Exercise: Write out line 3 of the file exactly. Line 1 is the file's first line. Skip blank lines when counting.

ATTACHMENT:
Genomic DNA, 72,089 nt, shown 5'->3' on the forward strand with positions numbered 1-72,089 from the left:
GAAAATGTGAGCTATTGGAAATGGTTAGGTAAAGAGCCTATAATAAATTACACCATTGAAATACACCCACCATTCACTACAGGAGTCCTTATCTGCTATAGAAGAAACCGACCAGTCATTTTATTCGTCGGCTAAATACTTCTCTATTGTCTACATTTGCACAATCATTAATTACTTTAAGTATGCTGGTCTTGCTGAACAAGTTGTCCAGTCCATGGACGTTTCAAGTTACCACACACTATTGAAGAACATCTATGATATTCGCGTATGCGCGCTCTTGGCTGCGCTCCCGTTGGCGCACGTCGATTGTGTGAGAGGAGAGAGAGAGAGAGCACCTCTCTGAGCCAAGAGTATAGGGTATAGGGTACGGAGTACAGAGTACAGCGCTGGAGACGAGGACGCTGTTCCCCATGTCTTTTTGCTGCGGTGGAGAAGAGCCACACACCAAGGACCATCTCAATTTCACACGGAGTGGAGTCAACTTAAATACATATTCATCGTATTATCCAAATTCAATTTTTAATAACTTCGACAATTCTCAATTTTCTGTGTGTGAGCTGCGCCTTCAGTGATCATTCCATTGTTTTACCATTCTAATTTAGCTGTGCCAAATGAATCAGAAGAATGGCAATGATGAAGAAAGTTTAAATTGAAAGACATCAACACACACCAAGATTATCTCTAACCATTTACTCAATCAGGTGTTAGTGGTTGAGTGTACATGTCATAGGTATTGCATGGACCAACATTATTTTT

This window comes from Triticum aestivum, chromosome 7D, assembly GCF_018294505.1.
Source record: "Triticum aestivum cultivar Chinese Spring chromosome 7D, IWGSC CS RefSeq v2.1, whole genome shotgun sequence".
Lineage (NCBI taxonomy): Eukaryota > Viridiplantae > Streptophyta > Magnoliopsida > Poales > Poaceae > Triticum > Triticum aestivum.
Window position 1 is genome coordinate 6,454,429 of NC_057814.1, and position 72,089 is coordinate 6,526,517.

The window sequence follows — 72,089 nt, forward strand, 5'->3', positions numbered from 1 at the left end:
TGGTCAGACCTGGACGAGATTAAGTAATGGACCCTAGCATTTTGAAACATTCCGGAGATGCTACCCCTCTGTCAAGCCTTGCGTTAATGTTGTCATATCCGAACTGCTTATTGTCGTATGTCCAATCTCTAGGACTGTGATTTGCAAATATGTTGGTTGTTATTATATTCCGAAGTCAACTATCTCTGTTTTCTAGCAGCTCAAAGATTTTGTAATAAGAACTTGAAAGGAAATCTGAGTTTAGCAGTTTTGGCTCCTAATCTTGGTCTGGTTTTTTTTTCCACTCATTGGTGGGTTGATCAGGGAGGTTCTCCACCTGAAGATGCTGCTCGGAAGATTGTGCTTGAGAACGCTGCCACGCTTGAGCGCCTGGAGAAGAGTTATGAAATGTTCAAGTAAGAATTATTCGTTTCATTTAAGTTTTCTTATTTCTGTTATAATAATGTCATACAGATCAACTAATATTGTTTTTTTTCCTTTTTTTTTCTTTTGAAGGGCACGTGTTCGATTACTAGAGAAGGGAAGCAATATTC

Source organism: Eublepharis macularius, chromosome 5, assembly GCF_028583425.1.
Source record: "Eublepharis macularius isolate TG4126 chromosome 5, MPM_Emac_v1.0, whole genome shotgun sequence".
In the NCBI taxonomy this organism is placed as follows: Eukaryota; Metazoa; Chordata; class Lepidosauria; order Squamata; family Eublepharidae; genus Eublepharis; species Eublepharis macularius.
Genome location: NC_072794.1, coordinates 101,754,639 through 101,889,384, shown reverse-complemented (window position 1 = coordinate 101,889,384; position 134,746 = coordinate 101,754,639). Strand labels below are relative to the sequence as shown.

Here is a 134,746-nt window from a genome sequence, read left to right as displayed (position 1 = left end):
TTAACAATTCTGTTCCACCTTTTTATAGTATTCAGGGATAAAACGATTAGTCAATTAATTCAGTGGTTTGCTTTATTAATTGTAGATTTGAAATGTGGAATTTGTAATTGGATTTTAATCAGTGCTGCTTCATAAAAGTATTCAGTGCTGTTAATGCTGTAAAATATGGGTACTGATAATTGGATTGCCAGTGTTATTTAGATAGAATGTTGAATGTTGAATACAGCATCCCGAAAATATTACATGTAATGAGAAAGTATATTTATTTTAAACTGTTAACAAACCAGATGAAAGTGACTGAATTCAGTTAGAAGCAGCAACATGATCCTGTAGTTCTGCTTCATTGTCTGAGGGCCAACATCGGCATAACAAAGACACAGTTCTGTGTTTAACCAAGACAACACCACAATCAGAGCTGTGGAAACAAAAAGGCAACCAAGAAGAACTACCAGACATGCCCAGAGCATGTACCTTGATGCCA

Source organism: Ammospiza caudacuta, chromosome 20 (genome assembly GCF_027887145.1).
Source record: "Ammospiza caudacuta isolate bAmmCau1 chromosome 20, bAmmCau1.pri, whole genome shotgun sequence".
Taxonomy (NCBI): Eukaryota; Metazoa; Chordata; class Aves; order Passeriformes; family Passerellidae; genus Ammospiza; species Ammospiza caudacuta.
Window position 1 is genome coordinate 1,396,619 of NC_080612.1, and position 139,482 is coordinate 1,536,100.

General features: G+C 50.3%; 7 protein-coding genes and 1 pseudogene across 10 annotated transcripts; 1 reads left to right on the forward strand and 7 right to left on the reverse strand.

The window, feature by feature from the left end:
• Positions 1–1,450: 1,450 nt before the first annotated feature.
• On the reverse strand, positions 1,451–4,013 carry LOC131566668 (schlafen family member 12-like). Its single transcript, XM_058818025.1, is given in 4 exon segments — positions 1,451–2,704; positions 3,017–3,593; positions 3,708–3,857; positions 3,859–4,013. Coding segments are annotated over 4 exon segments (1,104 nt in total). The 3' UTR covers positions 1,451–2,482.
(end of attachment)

This window comes from Triticum aestivum, chromosome 7D, assembly GCF_018294505.1.